Home / Detailing / Using a Foam Cannon (Lance) with an Electric Pressure Washer

 

Electric Pressure Washer + Foam Cannon Results

For a long time I have been watching both amateur and professional detailers post pictures of their car covered in a thick layer of foam and been jealous of their results – my basic Gilmour Foam Gun that connects to a regular hose spits out plenty of soap, but did not achieve anywhere near the same results. These professionals achieving the super foamy “covered in snow” washes were using special foam lances (also called foam cannons), and not just a basic sprayer like the Gilmour gun. These foam lances require a pressure washer to use, and therein lies the rub. Living in a small townhouse where the HOA takes care of the exterior of my home, I didn’t really have the desire to amass a large, loud, and expensive gas-powered pressure washer simply to wash my car every few weeks – that seemed like overkill…but when my GIlmour gun broke after 5+ years of faithful service, I started doing some research. Was a giant, noisy, expensive, gas-powered pressure washer really required to achieve that awesome foam coating I see on the internet all of the time? Are there at least some more compact (and cheaper) pressure washers out there so it doesn’t rob me of precious garage space if I do buy one? Alas, I stumbled upon several low cost & compact electric pressure washers on Amazon for a fraction of the price gas powered ones. Reading reviews on my favorite detailing sites made me nervous these electric units wouldn’t be strong enough, and the pros all recommend gas pressure washers. Most foam lances require a minimum of ~2 gallons per minute (GPM), but the more basic (and affordable) electric pressure washers are generally around 1.2-1.6 GPM, well below the 2 GPM minimum. Would an electric pressure washer be strong enough? Not even Amazon reviews could provide clear guidance, so I rolled the dice and placed my order to find out, choosing the GreenWorks GPW1501 13 amp 1500 PSI 1.2 GPM Electric Pressure Washer due to its compact size, built-in extension cord, and sub $80 price point. If it didn’t work, I could either return it, or at worst only be out $80. The pressure washer did come with its own foam/soap adapter, but to give my experiment the best chance of succeeding I also picked up a Chemical Guys TORQ Professional Foam Cannon and a gallon of their specially formulated Honeydew Snow Foam Cleanser, which set me back another $99.

The products next to the car, for size/scale purposes

Thanks to Amazon Prime, my new toys arrived in a little under two days, and it was time to see if this would all work. The reviews I had read were inconclusive at best as to whether a measly 1.2 GPM would be sufficient for a foam cannon, but I had my hopes. I hooked everything up and was pleasantly surprised by how compact the GreenWorks pressure washer was, and how long the extension cord was too – perfect for those with limited space and no exterior outlets (the included cord reaches from inside my garage to the driveway just fine). The foam cannon instructions advise to use 1-3 ounces of soap, which is difficult to gauge, so I just put about about a finger width of soap in the bottle and fired it up. If you haven’t guessed based on the first picture in this blog post – it worked! The car was coated in a thick layer of foam that clung to the car while the chemicals could do their work. Rather than the suds slipping right off like a basic foam gun that is shooting out mostly water, the foam cannon is shooting out mostly soap, hence why it sticks to the car more. Because the pressure washer uses less water, it’s actually a little more drought-friendly and there is less wasted water during both the soaping and rinsing stages of the wash. The lower GPM of the electric pressure washer isn’t actually a bad thing in this case, as it results in a more concentrated soap to water ratio. The only downside is that you probably need more soap than a gas washer, so plan on closer to a minimum of 3 ounces otherwise you’ll run out of soap before you’ve covered the entire car.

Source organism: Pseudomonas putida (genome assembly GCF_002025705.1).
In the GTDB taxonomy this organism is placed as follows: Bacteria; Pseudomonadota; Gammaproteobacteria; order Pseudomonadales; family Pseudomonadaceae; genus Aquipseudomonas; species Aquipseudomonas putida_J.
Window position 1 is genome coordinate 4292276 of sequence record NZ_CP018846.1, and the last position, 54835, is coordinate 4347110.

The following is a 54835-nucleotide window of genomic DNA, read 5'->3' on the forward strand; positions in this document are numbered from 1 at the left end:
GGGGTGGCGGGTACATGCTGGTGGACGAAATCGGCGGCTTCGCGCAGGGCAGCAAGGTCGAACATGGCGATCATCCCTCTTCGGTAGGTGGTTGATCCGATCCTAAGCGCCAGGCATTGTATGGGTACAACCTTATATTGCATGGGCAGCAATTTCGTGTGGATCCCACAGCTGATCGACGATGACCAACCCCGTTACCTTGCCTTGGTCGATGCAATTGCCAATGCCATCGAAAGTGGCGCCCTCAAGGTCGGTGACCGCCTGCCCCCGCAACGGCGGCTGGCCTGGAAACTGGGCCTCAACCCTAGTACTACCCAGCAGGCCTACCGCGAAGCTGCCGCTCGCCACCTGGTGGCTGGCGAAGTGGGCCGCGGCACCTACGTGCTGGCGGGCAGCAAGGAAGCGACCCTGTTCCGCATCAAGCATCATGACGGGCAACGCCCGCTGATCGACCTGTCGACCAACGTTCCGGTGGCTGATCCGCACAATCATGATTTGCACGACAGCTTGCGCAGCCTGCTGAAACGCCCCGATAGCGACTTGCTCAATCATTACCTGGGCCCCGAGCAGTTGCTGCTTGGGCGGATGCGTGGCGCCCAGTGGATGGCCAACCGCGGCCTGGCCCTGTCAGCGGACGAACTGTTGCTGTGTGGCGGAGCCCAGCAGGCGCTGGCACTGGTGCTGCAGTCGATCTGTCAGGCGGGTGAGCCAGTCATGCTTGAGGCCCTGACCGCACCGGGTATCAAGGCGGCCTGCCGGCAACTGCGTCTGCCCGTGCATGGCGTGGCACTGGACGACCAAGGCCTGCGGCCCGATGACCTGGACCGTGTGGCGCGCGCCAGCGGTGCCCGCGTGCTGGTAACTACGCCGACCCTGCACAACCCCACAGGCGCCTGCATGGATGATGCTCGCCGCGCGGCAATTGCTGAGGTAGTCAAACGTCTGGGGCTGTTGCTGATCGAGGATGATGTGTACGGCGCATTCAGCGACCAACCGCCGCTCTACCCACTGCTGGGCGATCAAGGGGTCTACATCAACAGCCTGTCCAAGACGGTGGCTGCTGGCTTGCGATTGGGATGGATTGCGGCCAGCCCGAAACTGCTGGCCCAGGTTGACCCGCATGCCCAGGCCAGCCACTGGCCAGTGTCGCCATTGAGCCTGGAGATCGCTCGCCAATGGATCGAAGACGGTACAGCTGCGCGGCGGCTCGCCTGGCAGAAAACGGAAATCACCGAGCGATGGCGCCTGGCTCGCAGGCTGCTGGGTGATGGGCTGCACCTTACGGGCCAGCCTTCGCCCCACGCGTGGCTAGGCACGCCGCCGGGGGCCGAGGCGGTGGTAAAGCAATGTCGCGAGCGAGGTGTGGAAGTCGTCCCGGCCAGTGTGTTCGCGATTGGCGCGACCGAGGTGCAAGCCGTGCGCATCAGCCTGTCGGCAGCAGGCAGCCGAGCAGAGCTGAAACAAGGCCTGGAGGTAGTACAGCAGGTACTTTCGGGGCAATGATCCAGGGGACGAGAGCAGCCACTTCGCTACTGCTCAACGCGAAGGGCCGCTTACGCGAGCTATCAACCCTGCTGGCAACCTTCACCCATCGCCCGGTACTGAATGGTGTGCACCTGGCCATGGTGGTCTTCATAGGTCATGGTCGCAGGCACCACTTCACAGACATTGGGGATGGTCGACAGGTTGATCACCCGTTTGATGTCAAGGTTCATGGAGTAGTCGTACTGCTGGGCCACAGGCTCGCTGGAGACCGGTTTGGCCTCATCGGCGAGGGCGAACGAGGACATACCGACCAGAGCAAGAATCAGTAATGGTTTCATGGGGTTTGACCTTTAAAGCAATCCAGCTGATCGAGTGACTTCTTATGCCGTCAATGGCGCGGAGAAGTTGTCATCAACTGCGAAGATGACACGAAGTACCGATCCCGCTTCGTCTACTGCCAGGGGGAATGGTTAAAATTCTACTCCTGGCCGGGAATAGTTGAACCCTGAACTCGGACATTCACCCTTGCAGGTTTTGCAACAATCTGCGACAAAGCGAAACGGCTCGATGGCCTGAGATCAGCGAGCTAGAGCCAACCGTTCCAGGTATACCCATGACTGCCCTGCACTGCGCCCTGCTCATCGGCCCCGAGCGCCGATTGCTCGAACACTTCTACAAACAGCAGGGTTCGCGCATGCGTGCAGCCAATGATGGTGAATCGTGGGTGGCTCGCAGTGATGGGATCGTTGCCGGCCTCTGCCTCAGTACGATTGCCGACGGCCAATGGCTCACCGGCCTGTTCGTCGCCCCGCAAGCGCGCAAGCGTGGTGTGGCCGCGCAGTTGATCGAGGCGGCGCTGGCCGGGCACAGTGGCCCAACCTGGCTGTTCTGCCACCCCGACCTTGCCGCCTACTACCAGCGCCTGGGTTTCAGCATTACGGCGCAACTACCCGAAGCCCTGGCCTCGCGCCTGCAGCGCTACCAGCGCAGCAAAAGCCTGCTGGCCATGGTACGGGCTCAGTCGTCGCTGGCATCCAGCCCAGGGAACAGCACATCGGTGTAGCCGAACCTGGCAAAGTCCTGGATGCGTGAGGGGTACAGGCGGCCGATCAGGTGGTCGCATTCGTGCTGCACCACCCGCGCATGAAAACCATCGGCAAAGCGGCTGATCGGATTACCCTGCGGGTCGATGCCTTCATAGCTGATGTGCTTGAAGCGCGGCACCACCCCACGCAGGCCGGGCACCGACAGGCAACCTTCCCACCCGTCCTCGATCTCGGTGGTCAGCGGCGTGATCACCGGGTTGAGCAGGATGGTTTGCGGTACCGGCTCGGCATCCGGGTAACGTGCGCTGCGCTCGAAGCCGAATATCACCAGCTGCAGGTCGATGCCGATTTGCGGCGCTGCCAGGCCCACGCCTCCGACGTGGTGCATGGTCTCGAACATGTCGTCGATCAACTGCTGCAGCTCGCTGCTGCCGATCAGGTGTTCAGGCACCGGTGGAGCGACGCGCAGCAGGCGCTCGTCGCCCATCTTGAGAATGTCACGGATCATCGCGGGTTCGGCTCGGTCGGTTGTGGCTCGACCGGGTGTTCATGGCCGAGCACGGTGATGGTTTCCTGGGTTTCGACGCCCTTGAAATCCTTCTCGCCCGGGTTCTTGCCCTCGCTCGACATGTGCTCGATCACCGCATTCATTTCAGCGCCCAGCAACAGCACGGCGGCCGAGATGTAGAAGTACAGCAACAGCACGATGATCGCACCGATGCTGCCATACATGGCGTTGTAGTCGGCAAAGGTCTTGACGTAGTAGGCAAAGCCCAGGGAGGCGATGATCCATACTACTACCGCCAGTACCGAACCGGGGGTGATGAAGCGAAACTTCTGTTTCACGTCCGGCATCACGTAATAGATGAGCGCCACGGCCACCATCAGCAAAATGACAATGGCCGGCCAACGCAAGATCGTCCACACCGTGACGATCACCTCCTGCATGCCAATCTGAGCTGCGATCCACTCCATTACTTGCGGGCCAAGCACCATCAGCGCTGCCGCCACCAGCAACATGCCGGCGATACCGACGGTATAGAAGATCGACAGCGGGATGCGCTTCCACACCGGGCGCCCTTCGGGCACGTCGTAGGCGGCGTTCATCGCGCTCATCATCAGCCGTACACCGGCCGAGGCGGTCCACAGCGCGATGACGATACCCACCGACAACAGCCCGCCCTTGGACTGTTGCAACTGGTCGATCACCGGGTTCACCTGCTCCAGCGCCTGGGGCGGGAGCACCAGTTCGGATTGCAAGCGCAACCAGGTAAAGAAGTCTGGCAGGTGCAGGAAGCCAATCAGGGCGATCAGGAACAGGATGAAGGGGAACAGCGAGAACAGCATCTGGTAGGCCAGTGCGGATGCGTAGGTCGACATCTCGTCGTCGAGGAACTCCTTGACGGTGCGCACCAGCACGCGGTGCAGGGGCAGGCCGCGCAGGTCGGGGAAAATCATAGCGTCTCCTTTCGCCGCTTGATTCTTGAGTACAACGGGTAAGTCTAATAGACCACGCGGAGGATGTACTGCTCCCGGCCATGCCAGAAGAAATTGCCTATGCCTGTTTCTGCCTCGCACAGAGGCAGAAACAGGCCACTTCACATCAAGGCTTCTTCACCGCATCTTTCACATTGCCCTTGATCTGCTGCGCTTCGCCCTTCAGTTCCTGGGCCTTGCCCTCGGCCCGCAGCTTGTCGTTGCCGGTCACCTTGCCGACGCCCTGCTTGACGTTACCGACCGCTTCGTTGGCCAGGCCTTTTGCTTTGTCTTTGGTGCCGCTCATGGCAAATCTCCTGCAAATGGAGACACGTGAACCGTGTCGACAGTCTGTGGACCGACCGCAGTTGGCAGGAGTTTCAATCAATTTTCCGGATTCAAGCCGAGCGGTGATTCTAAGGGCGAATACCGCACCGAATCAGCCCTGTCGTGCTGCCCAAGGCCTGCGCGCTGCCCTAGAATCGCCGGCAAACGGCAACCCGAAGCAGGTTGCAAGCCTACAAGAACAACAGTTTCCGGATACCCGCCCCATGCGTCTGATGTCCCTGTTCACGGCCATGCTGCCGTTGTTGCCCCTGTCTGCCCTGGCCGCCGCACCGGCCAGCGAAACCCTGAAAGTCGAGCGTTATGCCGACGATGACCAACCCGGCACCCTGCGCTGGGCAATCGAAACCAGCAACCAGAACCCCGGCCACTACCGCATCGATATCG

So it shoots more soap and uses less water which is great – but wait, that’s not all! As a longtime follower of the two bucket method of cleaning a car, I discovered this foam cannon really minimizes if not eliminates completely the need for a wash mit in the first place. I decided to skip using a mit and just see how clean the car would be after. I sprayed on the foam, waited ~5 minutes for the foam to do its work, then pressure washed it off…low and behold, the car looked spotless! Had all of this bucket filling and mit-scrubbing madness been a mistake? This was both easier AND quicker. Thinking maybe I was just lucky since my car was already pretty clean by most people’s standards (and coated with CarPro Reload sealant), I tried it out on my wife’s car next. Her black Ford Focus hadn’t been washed in ~2 months, and it really showed. I refilled the foam cannon with a decent amount of soap (my first attempt ran out of suds about 80% of the way through), sprayed the car in foam and waited about 5 minutes like before, then sprayed everything off – and once again the car looked just as clean as the two bucket method I had been employing previously. Amazing!